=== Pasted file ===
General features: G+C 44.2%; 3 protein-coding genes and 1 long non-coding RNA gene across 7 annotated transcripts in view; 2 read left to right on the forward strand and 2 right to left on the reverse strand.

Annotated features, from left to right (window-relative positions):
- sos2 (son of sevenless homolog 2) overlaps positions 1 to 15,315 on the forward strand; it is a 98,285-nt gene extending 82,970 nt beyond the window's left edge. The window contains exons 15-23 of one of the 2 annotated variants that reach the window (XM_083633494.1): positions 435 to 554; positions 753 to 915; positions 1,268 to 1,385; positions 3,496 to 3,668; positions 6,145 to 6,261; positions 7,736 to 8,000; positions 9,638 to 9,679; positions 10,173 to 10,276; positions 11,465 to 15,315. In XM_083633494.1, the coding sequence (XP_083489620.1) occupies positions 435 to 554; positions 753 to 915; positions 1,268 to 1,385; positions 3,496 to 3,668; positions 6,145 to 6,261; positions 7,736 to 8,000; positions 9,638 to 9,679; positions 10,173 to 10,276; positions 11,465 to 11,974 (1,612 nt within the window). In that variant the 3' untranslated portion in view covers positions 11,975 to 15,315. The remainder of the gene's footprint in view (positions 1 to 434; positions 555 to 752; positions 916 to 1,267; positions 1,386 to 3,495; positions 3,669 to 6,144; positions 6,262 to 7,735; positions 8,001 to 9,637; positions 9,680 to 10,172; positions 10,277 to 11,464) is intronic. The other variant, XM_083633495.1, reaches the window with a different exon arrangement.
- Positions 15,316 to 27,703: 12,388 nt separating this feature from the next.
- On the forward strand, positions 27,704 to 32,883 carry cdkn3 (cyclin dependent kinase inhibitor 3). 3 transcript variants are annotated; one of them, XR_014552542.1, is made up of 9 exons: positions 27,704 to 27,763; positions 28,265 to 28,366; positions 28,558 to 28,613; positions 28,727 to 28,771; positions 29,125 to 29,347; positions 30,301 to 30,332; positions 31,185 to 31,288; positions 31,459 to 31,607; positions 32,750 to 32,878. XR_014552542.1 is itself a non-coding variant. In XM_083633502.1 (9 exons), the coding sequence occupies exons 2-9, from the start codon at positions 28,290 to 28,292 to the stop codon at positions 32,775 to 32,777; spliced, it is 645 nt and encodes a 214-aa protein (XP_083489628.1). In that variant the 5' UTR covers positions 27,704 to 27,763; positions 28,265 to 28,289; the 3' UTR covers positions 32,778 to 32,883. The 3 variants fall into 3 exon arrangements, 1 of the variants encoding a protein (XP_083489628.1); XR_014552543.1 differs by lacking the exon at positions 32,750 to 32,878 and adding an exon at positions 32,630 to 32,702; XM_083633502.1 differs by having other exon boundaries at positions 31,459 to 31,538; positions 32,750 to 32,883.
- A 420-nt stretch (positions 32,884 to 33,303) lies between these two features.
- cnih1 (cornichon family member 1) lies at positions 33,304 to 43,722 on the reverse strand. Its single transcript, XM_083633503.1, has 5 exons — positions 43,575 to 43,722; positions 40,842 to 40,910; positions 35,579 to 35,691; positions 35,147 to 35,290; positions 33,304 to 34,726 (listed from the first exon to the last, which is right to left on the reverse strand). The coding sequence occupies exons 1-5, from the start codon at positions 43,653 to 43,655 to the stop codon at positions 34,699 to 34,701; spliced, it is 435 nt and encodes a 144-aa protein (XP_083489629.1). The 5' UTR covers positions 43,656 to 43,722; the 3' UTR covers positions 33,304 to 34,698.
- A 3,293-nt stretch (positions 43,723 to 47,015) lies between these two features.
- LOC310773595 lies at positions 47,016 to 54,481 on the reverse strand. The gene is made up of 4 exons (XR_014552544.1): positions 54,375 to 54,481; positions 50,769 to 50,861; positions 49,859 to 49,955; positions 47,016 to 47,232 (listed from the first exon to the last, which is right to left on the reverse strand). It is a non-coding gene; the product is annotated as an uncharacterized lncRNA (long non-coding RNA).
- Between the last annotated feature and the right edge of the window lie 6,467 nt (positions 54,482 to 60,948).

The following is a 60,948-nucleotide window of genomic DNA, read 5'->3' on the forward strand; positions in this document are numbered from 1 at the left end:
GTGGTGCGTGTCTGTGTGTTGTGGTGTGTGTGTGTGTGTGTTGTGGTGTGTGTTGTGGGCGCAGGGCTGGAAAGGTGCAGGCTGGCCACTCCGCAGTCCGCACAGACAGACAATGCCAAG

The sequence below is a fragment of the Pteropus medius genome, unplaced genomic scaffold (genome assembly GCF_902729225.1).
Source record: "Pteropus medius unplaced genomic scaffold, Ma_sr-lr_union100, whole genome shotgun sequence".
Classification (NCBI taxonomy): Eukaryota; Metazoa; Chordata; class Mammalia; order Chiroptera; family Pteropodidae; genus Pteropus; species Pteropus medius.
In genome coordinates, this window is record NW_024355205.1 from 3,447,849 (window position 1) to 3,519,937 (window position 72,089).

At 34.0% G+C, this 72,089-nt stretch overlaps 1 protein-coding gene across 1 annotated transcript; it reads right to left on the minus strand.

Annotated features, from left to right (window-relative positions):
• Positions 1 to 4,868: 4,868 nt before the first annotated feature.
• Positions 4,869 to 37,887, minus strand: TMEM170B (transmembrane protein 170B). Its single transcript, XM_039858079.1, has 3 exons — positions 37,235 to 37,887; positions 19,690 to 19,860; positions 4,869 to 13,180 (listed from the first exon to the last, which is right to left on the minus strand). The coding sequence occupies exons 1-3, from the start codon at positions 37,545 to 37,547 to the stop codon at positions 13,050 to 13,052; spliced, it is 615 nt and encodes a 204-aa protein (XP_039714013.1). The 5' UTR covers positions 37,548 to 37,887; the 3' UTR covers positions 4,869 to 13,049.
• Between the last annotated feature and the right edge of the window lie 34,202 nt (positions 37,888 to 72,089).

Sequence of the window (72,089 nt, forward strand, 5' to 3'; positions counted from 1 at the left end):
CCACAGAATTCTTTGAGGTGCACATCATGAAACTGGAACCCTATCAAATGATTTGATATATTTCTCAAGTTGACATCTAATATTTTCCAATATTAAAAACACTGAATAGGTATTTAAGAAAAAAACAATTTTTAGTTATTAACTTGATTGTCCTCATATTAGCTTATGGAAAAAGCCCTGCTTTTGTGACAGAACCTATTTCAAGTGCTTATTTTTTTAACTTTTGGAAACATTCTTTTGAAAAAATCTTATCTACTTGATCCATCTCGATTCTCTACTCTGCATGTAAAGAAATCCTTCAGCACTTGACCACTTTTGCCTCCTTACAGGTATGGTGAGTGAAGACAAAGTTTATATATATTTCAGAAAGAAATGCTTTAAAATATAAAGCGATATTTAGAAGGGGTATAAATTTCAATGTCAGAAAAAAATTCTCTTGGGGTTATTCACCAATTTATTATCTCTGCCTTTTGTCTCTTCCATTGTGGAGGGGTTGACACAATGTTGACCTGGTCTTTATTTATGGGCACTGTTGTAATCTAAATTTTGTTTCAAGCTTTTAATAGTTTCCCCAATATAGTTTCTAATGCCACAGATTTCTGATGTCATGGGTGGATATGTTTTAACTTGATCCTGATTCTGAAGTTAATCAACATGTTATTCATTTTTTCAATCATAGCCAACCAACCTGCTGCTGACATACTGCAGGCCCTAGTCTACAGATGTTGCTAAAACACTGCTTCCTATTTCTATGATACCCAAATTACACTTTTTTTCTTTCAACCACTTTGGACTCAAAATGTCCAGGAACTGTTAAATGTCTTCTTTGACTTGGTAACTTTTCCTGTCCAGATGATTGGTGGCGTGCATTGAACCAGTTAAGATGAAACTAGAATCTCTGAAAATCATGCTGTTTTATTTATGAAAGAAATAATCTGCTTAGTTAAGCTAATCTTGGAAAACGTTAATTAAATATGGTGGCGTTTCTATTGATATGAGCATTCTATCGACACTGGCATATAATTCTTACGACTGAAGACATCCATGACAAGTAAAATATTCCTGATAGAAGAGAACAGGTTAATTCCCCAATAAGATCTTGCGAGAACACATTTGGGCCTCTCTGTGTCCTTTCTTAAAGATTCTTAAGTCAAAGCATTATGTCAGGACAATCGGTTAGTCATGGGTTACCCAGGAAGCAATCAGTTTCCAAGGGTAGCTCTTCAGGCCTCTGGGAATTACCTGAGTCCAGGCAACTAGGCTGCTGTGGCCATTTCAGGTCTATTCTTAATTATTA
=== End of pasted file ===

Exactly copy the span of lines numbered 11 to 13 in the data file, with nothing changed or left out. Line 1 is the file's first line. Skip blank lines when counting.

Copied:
The following is a 60,948-nucleotide window of genomic DNA, read 5'->3' on the forward strand; positions in this document are numbered from 1 at the left end:
GTGGTGCGTGTCTGTGTGTTGTGGTGTGTGTGTGTGTGTGTTGTGGTGTGTGTTGTGGGCGCAGGGCTGGAAAGGTGCAGGCTGGCCACTCCGCAGTCCGCACAGACAGACAATGCCAAG

The sequence below is a fragment of the Pteropus medius genome, unplaced genomic scaffold (genome assembly GCF_902729225.1).